The Seattle Post-Intelligencer offers this report, which begins:
A candidate who wants to run for elective office as a Republican may do so without the blessing of the Washington State Republican Party.
That was the upshot of an injunction issued by U.S. District Judge Thomas Zilly. After throwing out the state’s Top Two primary election law two weeks ago, he declined yesterday to expand his ruling to let the political parties control which candidates get to use a party’s label.
By choosing not to give the Democratic, Republican and Libertarian parties more than what they had already won, the judge may have triggered yet more litigation — an encore to the parties’ lawsuits that invalidated the state’s popular “blanket” primary in 2003 and, on July 15, the Top Two system that voters approved last fall as Initiative 872.
The Oakland Tribune offers this report, with the subhead: “State says Diebold failures in massive mock election could translate to problems at polls.”
Randy Riddle has posted the court’s order here. What is significant to me is that the Third Appellate District did not recuse itself, as it has in the past when its former member, Daniel Kolkey, has been involved in the litigation.
Abigail Thernstrom offers Emergency Exit, an oped in the NY Sun (paid subscription required). I can’t read it without a subscription, but it is about renewal of section 5 of the VRA.
A.P. offers this report. I’ll have more to say about this soon.
See this L.A. Times article with some very interesting developments in California.
The Columbus Dispatch offers this report (subscription required). It begins: “A coalition of voter advocates, led by the League of Women Voters of Ohio, today plans to file what it calls a “historic, nonpartisan lawsuit” compelling the state to fix its system of elections. The lawsuit, to be filed in federal court in Toledo, alleges that Ohio Secretary of State J. Kenneth Blackwell, Gov. Bob Taft and their predecessors failed to ensure the right to vote in Ohio.”
See here. Thanks to Ed Feigenbaum for the pointer.
Michael Hilzik offers this LA Times column.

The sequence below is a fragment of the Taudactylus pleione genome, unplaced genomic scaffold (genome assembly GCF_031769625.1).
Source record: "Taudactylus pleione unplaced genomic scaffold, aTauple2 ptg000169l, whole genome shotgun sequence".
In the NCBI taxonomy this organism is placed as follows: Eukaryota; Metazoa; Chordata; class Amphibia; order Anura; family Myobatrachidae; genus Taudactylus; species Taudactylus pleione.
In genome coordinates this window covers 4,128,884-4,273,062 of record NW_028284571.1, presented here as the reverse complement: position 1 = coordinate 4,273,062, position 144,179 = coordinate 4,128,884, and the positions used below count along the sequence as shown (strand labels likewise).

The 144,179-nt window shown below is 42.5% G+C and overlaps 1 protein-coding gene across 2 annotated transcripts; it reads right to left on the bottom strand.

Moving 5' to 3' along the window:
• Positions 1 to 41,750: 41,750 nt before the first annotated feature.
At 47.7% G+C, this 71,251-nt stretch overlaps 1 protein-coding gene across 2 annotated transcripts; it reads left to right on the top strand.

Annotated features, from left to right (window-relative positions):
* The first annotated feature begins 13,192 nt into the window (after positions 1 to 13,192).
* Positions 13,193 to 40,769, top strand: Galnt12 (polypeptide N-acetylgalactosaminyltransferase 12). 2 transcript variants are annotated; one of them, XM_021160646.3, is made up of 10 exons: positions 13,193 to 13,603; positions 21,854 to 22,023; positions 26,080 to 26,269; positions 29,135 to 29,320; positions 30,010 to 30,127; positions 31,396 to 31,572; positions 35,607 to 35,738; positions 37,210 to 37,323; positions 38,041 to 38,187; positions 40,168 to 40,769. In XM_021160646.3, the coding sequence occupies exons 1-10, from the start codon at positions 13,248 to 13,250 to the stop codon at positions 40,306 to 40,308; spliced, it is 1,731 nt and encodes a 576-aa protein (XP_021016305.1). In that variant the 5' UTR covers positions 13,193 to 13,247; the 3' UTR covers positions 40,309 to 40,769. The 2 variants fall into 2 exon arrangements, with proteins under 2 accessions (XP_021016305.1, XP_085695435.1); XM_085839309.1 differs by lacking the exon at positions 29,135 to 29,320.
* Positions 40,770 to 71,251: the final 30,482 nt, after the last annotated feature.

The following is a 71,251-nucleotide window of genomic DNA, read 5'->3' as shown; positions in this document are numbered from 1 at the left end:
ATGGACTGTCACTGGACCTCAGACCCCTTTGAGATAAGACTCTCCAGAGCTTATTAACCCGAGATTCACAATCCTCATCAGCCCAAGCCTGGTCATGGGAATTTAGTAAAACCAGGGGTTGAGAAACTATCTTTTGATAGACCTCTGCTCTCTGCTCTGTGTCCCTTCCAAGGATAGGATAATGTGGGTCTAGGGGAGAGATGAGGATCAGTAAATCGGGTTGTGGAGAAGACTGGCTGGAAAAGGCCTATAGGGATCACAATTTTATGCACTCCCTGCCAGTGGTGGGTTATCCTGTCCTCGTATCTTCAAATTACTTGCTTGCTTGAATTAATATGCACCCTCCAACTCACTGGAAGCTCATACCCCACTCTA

Sidney Zion writes this oped in the NY Daily News.
The California Supreme Court issued an order today (see here, scroll down to last entry) restoring Prop. 80 to the ballot. The order reads:
Petition for review GRANTED. The stay issued by the Court of Appeal as part of its July 22, 2005, decision, restraining the Secretary of State from taking any steps, pending the finality of the Court of Appeal’s decision, to place Proposition 80 in the ballot pamphlet or on the ballot of the special election to be held on November 8, 2005, is vacated. As the Court of Appeal recognized, California authorities establish that “it is usually more appropriate to review constitutional and other challenges to ballot propositions or initiative measures after an election rather than to disrupt the electoral process by preventing the exercise of the people’s franchise, in the absence of some clear showing of invalidity.” (Brosnahan v. Eu (1982) 31 Cal.3d 1, 4.) Because, unlike the Court of Appeal, at this point we cannot say that it is clear that article XII, section 5, of the California Constitution precludes the enactment of Proposition 80 as an initiative measure, we conclude that the validity of Proposition 80 need not and should not be determined prior to the November 8, 2005 election. Accordingly, the Secretary of State and other public officials are directed to proceed with all the required steps to place Proposition 80 in the ballot pamphlet and on the ballot of the special election to be held on November 8, 2005. After that election, we shall determine whether to retain jurisdiction in this matter and resolve the issues raised in the petition. Votes: George, C.J., Kennard, Baxter, Werdegar, Chin, and Moreno, JJ.”
This is very interesting, and contrasts nicely with the California Supreme Court’s decision a few years ago in Senate v. Jones, 988 P.2d 1089 (Cal. 1999) to engage in pre-election review a few years ago to remove an initiative measure (on single subject grounds) that would have changed redistricting rules and the rules related to setting legislators’ salaries. In that case, Justice Kennard in dissent raised the same points raised by the Court’s order here.
What does this mean for review of the Prop. 77 litigation? Nothing directly. That case remains before the Third Appellate District. I have predicted (perhaps rashly) that there’s an 80% chance the trial judge’s ruling keeping Prop. 77 off the ballot will be affirmed. Part of that was based on my belief that in the summer the California Supreme Court seems pretty reluctant to get involved in these cases. So it may be that the California Supreme Court is more likely to eventually take a closer look at the merits of the Prop. 77 appeal than I had thought.
Tracy Westen and Bob Stern of the Center for Governmental Studies offer this article in the California Bar Journal regarding ways to improve California’s initiative process.
See this letter in the Wall Street Journal. (Paid subscription required.) Thanks to Steven Sholk for the pointer.